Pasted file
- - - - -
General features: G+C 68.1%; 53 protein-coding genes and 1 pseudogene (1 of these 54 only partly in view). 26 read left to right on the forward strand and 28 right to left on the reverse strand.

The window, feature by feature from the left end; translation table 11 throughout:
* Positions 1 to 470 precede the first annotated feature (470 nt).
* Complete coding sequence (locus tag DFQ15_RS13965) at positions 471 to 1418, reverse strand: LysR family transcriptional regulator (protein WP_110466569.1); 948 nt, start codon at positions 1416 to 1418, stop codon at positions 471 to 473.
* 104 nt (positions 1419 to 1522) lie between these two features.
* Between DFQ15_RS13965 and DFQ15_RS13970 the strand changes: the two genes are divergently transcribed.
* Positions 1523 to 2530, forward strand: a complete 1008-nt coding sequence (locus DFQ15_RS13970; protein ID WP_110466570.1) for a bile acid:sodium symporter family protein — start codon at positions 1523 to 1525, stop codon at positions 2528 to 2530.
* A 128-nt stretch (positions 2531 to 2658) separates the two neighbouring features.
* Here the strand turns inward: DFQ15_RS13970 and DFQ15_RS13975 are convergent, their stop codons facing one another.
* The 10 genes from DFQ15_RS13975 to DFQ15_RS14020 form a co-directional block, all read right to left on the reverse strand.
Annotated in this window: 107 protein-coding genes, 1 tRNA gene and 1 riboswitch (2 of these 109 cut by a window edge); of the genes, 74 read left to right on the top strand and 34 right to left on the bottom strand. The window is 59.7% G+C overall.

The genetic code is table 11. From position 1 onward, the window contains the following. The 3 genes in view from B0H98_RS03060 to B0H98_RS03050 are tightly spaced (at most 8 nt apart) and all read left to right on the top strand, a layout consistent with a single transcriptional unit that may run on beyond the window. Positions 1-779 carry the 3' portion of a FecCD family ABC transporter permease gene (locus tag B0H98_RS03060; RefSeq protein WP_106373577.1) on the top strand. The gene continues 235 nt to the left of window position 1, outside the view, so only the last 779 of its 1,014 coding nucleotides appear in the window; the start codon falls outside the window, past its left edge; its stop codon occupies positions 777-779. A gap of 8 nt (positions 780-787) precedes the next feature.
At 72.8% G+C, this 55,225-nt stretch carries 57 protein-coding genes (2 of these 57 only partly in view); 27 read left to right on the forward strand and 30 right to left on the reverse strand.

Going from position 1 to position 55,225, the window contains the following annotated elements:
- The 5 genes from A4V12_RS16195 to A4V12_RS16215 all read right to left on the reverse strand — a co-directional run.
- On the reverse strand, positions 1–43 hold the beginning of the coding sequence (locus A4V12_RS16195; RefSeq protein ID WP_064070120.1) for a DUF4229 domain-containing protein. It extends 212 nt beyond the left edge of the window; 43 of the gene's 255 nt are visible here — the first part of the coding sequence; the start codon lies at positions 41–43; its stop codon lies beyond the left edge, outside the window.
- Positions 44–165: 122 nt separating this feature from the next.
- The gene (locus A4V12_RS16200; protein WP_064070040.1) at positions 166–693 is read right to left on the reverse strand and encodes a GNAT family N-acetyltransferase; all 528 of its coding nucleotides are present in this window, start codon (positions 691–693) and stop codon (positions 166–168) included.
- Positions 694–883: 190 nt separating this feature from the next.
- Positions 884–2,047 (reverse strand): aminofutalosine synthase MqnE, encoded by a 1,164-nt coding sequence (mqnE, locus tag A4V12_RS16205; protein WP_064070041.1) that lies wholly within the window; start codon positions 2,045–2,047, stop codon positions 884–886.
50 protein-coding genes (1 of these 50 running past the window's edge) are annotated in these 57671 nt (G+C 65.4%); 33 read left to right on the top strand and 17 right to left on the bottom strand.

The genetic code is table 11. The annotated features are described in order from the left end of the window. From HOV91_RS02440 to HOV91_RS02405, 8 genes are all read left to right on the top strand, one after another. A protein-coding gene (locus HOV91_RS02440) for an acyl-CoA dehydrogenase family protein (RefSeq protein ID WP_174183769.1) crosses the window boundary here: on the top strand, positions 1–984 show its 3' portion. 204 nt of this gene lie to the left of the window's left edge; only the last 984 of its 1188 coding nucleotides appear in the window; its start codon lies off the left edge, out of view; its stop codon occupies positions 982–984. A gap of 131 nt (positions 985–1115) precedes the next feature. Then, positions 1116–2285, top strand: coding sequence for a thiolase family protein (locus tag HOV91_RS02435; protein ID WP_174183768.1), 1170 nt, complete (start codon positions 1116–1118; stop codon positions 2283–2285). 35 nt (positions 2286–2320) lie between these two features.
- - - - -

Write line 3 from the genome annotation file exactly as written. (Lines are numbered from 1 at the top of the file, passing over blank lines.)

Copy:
* Positions 1 to 470 precede the first annotated feature (470 nt).